But it wasn’t over. On our hike out along a dry stream bed I heard a rustle in the trees behind me. Looking back nervously, I spotted a fluffy grey owl sitting in a large spruce. The longest lens I had on me was a 70-200mm. I popped it on my camera quickly and took a few shots. It was a juvenile Great Horned Owl. We soon noticed one of the parents sitting in a tree on the other side of the creek bed. Unfortunately, it was in too much darkness to photograph, the sun had been down for 15 minutes or so. The fledgling was perched in just enough light. Soon another juvenile joined the adult on it’s branch. Apparently, we had stumbled upon this family of owls when the young were learning to fly from the nest. They watched us as well, but seemed unhindered by our presence. Eventually, they all flew deeper into the forest.

Fledgling Great-Horned Owl, Canmore, Alberta

Fledgling Great-Horned Owl, Canmore, Alberta

The last morning was spent walking the trails in and around the Canmore townsite. We watched an elk graze by the river and dreamed of being able to afford one of those nice houses by the river with views of the mountains. For now, the Days Inn will have to do.

2 Years, 7 Canadian National Parks

This month marked the two-year anniversary of what my wife and I call, “The Great Move.” In June of 2017 we packed up and drove north…way north…from North Carolina to Alberta, Canada. This week also makes two years since I first visited the Canadian Rockies. Since, I’ve made over a dozen trips to those epic mountains and some of my favourite memories in nature.

In the last two years, I’ve enjoyed the privilege of visiting seven of Canada’s National Parks. Earlier this month I visited Cape Breton Highlands National Park in Nova Scotia (more on that in a later post), which was my seventh National Park and first National Park on the east coast. I’ve also visited 10 Provincial Parks in the provinces of Alberta, British Columbia, and Nova Scotia (11 overall if you count a very small Provincial Park on Grand Manan Island in New Brunswick several years ago). I’ve covered a lot of ground, but with each new destination it becomes increasingly apparent how vast and ecologically diverse this huge country is. I’ve barely scratched the surface. I’ve only been to 5 of Canada’s 10 provinces and have yet to visit any of the 3 massive northern territories. It should keep me busy for a lifetime.

Notable Places I’ve been within Canada:

Very soon I’ll be back in Rockies again. I’m hoping for great light and wildlife opportunities, but no time spent among the mountains is wasted. Until I return (and catch up on writing that Nova Scotia post), please enjoy this collection of images from the past two years exploring Canada’s wild places.

Behind the Image(s): Atlantic Puffins

My father-in-law owns a very old house by the sea on an island called Grand Manan, which I have had the privilege of visiting three times. Grand Manan is a two-hour ferry ride, over cold restless waters, from mainland New Brunswick, Canada. The house, which is at least 150 years old, is situated at Seal Cove on the southeast side of the main island. It’s a small community. Tired old fishermen’s houses, salmon smoking sheds, a seasonal bed and breakfast, and one sparsely stocked convenience store are all that corner of the island has to offer. You don’t go to Grand Manan for the food scene, or nightlife, or architectural grandeur. None of that exists. What the island does have is an abundance of beautiful shoreline and wildlife viewing opportunities.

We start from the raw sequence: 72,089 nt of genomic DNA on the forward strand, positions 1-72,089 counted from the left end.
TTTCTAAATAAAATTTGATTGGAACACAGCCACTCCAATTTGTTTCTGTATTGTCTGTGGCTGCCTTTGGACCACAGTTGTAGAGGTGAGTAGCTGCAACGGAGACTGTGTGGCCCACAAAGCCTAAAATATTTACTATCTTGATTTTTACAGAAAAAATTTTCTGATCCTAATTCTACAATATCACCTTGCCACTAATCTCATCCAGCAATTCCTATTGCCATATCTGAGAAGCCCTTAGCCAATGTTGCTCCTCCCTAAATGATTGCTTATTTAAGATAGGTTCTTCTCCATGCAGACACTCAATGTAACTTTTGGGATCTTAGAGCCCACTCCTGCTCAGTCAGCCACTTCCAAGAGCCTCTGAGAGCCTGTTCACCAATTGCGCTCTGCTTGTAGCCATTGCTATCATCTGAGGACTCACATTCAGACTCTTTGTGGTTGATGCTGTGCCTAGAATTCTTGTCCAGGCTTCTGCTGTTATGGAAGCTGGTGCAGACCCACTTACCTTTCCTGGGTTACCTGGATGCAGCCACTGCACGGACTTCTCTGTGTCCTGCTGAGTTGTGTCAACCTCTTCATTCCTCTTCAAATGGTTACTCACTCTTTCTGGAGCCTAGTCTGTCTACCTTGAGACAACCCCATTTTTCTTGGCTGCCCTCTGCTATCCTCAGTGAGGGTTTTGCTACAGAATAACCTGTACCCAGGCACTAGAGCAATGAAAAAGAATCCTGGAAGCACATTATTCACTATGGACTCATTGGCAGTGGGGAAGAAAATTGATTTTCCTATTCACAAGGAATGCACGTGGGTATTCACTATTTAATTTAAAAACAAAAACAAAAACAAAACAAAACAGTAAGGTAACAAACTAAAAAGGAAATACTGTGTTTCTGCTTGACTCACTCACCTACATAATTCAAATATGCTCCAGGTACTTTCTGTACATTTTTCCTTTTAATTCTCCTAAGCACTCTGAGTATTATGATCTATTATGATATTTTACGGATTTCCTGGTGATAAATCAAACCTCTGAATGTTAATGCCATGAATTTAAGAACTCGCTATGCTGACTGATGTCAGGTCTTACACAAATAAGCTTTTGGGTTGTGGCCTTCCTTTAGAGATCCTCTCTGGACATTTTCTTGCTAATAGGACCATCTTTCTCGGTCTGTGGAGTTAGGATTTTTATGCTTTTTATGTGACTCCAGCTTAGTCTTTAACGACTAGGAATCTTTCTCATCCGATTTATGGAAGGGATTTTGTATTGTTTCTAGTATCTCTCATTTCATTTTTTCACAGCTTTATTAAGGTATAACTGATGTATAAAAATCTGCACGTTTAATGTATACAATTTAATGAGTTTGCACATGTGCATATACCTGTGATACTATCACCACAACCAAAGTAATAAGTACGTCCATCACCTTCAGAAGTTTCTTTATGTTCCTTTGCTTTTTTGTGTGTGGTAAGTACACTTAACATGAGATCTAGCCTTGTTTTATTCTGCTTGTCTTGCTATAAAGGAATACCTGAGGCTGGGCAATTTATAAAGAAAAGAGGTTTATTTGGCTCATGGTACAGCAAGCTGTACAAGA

This is one of those “must visit” (I despise that overused term in travel writing, but bare with me…) places for birders, which makes it a great place for photographers. The ever famous and adorable Atlantic Puffin nests in the region. Grand Manan, itself, hosts a small seasonal population on the south side of the island, but if you really want to go where the action is and see these critters up close, you have to take a chartered boat a couple hours south of Grand Manan to Machias Seal Island. A puffin colony hundreds strong nests on the rocky shores of Machias each summer. Due to predation, habitat loss, and climate change, the Machias Seal Island colony is dwindling. Fortunately, I was there just at the right time to observe hundreds of mating pairs of puffins as well as a few other sea bird species.

Machias Seal Island Puffin Sanctuary

The trip began by booking a tour from one of the very few providers allowed to visit Machias Seal Island from Grand Manan. Nothing was guaranteed, not seeing puffins, or the weather to allow us to go out on the choppy north Atlantic waters. My wife and I hopped on the boat with a dozen others at 7am. We received instructions from the burly captain and first mate on how to behave while on the island and some useful information about a few other species of wildlife we may encounter en route.